New Deloitte Center for Health Solutions study outlines plan to help primary care doctors better manage chronic illnesses, coordinate care
WASHINGTON, Feb. 6 /PRNewswire-USNewswire/ -- Primary care physicians should exert broader control in managing their patients' chronic diseases and be compensated accordingly for their enhanced role in overall care coordination, a new study from the Deloitte Center for Health Solutions (http://www.deloitte.com/centerforhealthsolutions) concludes.
In its study, "The Medical Home: Disruptive Innovation for a New Primary Care Model,"(http://www.deloitte.com/us/medicalhome) the Center outlines a course of comprehensive patient management, starting with primary care doctors and allied professionals providing a range of diagnostic and therapeutic services to improve care coordination.
Medical home is a health care management model in which the primary health care physician serves as a "health coach" for patients, serving as an advocate for patients, and are paid to deliver a higher level of care coordination. The model predicts a reduction in unnecessary tests and hospital visits, and the Center report details potential savings and implications for policy makers and key industry stakeholders.
"Given the clear correlation between runaway health care costs and lack of attention to chronic care, policy makers must think seriously about the medical home as a solution," said Dr. Paul Keckley, executive director of the Deloitte Center for Health Solutions. "It's a logical approach to a persistent problem in U.S. health care."
The objective is to provide patients with a more attentive channel of health care - preventative and acute - over time, while streamlining patient care by leveraging information technology. Expanding the oversight and treatment role of primary care physicians could mean short-term financial pain for hospitals and some health plans, and could aggravate the current manpower shortage without broadening the scope of ancillary providers' practice.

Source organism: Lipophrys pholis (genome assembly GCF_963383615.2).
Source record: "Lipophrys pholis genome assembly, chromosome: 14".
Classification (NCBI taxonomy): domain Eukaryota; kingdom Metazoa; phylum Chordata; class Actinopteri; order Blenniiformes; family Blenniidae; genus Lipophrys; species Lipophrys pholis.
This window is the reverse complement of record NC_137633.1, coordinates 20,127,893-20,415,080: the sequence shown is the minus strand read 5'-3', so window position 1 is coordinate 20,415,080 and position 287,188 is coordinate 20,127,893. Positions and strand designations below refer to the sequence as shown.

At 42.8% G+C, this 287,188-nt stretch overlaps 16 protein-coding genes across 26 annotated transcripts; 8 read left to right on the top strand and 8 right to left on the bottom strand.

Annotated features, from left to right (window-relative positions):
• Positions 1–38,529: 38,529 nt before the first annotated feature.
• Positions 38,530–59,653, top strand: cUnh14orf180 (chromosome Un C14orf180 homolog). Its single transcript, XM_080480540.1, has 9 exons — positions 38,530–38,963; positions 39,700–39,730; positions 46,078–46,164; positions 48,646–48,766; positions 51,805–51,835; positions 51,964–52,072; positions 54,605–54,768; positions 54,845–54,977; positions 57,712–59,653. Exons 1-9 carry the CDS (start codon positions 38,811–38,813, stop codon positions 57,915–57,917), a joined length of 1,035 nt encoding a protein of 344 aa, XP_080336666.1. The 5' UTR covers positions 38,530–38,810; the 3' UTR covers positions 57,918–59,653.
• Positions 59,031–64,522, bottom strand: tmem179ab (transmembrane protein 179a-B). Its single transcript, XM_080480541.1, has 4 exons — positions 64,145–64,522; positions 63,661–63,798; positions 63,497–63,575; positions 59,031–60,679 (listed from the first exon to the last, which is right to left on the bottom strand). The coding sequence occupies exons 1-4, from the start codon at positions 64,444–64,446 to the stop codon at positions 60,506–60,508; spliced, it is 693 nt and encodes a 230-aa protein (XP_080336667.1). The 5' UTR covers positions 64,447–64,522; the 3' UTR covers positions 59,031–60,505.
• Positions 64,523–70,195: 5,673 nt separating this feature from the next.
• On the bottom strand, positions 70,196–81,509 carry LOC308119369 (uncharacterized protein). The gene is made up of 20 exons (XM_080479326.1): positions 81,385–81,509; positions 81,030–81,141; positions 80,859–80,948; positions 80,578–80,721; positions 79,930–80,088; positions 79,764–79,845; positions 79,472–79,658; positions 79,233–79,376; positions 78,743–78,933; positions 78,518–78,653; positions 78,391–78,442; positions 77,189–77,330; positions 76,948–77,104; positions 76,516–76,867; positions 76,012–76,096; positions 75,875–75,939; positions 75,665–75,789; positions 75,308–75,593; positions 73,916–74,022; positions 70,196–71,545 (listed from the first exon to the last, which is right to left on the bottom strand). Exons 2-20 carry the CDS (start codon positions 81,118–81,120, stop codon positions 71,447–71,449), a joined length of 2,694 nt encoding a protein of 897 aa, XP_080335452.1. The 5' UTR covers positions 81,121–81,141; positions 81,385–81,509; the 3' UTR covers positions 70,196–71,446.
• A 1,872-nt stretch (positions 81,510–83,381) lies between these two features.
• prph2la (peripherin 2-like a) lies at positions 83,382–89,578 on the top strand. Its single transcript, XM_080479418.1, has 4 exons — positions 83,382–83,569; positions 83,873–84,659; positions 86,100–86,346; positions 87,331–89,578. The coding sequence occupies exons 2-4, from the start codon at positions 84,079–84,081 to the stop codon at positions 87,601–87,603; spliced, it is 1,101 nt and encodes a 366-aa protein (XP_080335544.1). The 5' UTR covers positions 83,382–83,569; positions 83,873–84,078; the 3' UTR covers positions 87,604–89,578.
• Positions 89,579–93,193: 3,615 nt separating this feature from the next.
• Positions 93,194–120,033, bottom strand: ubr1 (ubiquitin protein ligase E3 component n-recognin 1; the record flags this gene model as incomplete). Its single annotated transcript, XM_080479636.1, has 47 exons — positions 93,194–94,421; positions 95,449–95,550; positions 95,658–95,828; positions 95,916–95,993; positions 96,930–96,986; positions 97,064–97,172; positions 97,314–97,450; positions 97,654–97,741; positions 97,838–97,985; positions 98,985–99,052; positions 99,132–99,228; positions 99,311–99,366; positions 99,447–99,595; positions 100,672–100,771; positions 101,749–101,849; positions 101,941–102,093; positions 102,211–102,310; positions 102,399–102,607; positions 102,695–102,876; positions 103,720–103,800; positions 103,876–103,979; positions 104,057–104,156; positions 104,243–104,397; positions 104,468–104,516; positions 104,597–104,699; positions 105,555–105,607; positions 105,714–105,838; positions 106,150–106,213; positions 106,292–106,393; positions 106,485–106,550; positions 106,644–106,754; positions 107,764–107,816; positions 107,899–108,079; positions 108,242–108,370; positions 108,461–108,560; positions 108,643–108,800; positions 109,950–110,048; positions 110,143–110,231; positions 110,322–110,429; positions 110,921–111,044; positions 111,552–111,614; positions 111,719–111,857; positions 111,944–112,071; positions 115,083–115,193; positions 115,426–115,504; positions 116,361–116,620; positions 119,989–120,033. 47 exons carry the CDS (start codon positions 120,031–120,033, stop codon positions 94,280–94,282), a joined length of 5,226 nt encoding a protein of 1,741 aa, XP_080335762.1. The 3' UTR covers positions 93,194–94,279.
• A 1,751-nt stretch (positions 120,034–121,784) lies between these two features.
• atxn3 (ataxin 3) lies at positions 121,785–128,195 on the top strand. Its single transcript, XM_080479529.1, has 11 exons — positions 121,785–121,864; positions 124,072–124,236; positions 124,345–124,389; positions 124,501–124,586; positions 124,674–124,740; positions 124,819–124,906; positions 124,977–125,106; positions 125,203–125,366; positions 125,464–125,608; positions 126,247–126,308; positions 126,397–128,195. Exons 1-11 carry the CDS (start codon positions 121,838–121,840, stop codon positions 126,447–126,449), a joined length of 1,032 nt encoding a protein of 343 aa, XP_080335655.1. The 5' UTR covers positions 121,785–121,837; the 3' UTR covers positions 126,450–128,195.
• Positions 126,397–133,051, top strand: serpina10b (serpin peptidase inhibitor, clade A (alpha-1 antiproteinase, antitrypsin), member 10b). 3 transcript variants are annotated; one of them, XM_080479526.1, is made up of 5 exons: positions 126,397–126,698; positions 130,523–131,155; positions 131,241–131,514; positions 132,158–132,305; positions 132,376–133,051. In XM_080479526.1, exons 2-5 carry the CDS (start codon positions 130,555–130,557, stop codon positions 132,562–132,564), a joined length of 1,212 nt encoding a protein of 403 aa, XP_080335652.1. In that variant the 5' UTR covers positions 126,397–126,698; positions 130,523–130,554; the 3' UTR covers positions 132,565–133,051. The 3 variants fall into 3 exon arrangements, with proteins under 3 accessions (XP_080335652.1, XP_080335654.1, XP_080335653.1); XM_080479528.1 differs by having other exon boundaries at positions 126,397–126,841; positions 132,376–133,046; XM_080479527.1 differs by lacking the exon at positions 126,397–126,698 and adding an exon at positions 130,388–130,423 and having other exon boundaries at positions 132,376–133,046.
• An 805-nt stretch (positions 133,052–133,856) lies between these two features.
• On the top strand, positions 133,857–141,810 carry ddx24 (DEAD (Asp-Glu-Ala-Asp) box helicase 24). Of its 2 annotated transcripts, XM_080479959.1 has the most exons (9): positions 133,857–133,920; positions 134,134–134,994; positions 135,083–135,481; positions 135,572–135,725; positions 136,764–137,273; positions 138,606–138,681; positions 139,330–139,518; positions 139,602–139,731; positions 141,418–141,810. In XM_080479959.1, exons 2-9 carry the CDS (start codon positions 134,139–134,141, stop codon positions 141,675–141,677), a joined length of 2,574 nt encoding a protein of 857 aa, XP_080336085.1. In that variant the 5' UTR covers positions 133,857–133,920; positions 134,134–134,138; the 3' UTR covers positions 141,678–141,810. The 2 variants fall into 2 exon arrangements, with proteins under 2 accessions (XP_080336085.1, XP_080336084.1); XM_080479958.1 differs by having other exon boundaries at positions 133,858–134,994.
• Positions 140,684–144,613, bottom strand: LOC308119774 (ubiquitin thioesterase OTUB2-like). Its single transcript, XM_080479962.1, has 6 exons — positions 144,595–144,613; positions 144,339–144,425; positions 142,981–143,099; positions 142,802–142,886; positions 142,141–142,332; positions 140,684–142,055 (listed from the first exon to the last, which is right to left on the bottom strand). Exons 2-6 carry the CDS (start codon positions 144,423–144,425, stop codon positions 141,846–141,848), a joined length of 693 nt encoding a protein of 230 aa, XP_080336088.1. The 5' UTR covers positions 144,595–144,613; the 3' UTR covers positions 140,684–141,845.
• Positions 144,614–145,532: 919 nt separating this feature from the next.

But the Center report, co-authored by Dr. Keckley and Dr. Howard R. Underwood of the Center, found that the long-range benefit is clear.
Pressure to adopt a medical home approach is driven by two critical, inter-connected factors - the shrinking number of primary care doctors due to difficult practice conditions and insufficient compensation, and the growing incidence/prevalence of chronic disease among the American population.
There is widespread recognition that the U.S. health care system falls short in its efforts to effectively manage chronic conditions, with some studies reporting care is sufficient only 55 percent of the time. Today, 45 percent of the population has a chronic medical condition. Among the Medicare population the statistics are even worse: 83 percent have at least one chronic condition and almost a quarter have at least five co-morbidities.
Full Report: The Medical Home - Disruptive Innovation for a New Primary Care Model: http://www.deloitte.com/us/medicalhome
Overview: Deloitte Center for Health Solutions: http://www.deloitte.com/centerforhealthsolutions
Bio: Dr. Paul Keckley: http://www.deloitte.com/us/PaulKeckley
As used in this document, "Deloitte" means Deloitte LLP, a subsidiary of Deloitte & Touche USA LLP. Please see http://www.deloitte.com/about for a detailed description of the legal structure of Deloitte & Touche USA LLP and its subsidiaries.
Copyright©2008 PR Newswire.
All rights reserved